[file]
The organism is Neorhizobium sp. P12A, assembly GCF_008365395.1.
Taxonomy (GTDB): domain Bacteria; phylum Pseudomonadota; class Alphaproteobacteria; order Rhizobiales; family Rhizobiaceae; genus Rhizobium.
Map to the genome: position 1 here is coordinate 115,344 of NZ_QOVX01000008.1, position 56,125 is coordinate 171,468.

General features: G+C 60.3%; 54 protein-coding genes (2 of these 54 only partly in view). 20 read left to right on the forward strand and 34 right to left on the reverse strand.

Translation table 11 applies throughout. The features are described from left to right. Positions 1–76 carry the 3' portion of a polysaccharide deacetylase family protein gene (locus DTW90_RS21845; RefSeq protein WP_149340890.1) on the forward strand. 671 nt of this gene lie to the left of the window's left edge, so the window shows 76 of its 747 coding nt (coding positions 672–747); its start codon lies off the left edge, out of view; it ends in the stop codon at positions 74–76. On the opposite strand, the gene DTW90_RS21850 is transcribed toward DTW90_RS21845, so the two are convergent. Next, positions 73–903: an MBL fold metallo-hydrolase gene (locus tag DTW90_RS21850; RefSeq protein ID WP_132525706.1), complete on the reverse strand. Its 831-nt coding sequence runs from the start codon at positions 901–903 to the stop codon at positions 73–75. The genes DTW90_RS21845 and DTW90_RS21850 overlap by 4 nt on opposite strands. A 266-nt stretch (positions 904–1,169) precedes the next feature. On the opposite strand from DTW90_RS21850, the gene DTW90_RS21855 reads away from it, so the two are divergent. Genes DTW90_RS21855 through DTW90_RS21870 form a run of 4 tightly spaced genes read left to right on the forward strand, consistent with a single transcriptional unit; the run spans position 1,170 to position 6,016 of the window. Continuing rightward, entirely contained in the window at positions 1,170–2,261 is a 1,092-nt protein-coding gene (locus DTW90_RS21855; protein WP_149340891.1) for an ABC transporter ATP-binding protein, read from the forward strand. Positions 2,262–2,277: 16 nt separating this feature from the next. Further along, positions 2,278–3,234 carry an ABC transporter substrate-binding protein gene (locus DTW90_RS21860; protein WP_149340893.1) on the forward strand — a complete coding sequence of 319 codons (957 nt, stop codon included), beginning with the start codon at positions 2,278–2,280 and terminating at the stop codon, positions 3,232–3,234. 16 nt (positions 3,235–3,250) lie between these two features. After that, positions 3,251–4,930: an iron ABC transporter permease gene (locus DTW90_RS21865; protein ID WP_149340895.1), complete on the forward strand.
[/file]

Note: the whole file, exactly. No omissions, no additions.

The organism is Neorhizobium sp. P12A, assembly GCF_008365395.1.
Taxonomy (GTDB): domain Bacteria; phylum Pseudomonadota; class Alphaproteobacteria; order Rhizobiales; family Rhizobiaceae; genus Rhizobium.
Map to the genome: position 1 here is coordinate 115,344 of NZ_QOVX01000008.1, position 56,125 is coordinate 171,468.

General features: G+C 60.3%; 54 protein-coding genes (2 of these 54 only partly in view). 20 read left to right on the forward strand and 34 right to left on the reverse strand.

Translation table 11 applies throughout. The features are described from left to right. Positions 1–76 carry the 3' portion of a polysaccharide deacetylase family protein gene (locus DTW90_RS21845; RefSeq protein WP_149340890.1) on the forward strand. 671 nt of this gene lie to the left of the window's left edge, so the window shows 76 of its 747 coding nt (coding positions 672–747); its start codon lies off the left edge, out of view; it ends in the stop codon at positions 74–76. On the opposite strand, the gene DTW90_RS21850 is transcribed toward DTW90_RS21845, so the two are convergent. Next, positions 73–903: an MBL fold metallo-hydrolase gene (locus tag DTW90_RS21850; RefSeq protein ID WP_132525706.1), complete on the reverse strand. Its 831-nt coding sequence runs from the start codon at positions 901–903 to the stop codon at positions 73–75. The genes DTW90_RS21845 and DTW90_RS21850 overlap by 4 nt on opposite strands. A 266-nt stretch (positions 904–1,169) precedes the next feature. On the opposite strand from DTW90_RS21850, the gene DTW90_RS21855 reads away from it, so the two are divergent. Genes DTW90_RS21855 through DTW90_RS21870 form a run of 4 tightly spaced genes read left to right on the forward strand, consistent with a single transcriptional unit; the run spans position 1,170 to position 6,016 of the window. Continuing rightward, entirely contained in the window at positions 1,170–2,261 is a 1,092-nt protein-coding gene (locus DTW90_RS21855; protein WP_149340891.1) for an ABC transporter ATP-binding protein, read from the forward strand. Positions 2,262–2,277: 16 nt separating this feature from the next. Further along, positions 2,278–3,234 carry an ABC transporter substrate-binding protein gene (locus DTW90_RS21860; protein WP_149340893.1) on the forward strand — a complete coding sequence of 319 codons (957 nt, stop codon included), beginning with the start codon at positions 2,278–2,280 and terminating at the stop codon, positions 3,232–3,234. 16 nt (positions 3,235–3,250) lie between these two features. After that, positions 3,251–4,930: an iron ABC transporter permease gene (locus DTW90_RS21865; protein ID WP_149340895.1), complete on the forward strand.